Rebecca Campbell, president and CEO of the Disney ABC Television Station group says her stations encourage user-generated content and sees its use to steadly increase. “I don’t think we’re old media. We’re pioneers again because we have new spaces to take our content and save lives and share happy moments in the community.”
TV stations will one day get a large percentage of their breaking news video from viewers, predicted Rebecca Campbell, president and CEO of the Disney ABC Television Station group.
Speaking Friday in a keynote interview at LiveTV:LA, Campbell said producing local TV news is an increasingly interactive affair, with producers using social media to alert followers to breaking news, and viewers shooting video and sending it to newsrooms.
ABC stations are promoting the trend, Campbell added. “Many of our stations brand themselves as ‘Eyewitness News’ and they’ve begun encouraging viewers to become an eyewitness and send in video when they see news,” she said.
“If they see something, they send us video,” she said. “We’re their station of choice and they like to be engaged with us.”
User-generated video ranges from breaking stories to photos of local kids on the first day of school or Halloween, Campbell said.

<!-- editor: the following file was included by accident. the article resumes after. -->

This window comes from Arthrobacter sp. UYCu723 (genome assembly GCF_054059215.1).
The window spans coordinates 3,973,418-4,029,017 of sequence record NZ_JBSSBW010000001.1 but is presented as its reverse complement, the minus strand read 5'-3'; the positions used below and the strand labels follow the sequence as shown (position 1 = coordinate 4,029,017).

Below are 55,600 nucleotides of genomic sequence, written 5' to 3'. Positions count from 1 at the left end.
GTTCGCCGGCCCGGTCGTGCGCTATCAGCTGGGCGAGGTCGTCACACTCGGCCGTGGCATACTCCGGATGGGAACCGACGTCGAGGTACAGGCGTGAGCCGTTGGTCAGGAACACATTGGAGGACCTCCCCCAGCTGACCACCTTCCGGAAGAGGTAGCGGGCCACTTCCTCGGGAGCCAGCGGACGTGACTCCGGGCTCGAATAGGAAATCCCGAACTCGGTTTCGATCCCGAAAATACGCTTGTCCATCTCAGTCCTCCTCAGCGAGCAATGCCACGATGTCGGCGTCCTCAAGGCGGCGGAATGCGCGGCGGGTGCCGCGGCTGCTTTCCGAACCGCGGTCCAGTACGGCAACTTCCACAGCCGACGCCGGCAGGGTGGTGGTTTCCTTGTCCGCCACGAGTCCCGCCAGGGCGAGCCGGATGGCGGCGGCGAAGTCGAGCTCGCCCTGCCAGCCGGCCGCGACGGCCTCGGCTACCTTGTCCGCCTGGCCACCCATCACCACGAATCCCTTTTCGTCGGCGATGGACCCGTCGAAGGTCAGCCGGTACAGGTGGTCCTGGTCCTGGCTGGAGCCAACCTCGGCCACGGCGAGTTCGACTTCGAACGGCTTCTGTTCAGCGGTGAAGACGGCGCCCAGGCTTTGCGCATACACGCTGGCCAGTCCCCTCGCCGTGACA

Also energizing local news is the fact that it is now multiscreen, Campbell said. When WPVI Philadelphia broke the story that police had captured suspected cop-killer Eric Fein, it alerted viewers first via Twitter, Campbell said.
“We were on the air with the 6 p.m. news when our producers were able to confirm the report with three sources,” she said. In addition to telling the story during the show, the station sent alerts to its social media followers and app users. “We had instant communication with people who didn’t have an opportunity to watch.”
The desire to communicate with viewers where they are led the ABC owned stations to create an Alarm Clock App. “Two years ago we had all of our news directors and general managers in a meeting and we were talking about trends in the way people behave in the morning,” Campbell said.
“The first thing most people do in the morning is turn off the alarm on their smartphone. So we decided to build an alarm clock app that would give the top three stories and the weather for the day.”
Next, Campbell said, the company would like to make it easy for app users to go straight from the alarm clock app to the local news on TV. “We’re working on getting a remote built into your app so you can turn on the TV set.
“People say we’re the old media,” Campbell said. “I don’t think we’re old media. We’re pioneers again because we have new spaces to take our content and save lives and share happy moments in the community.”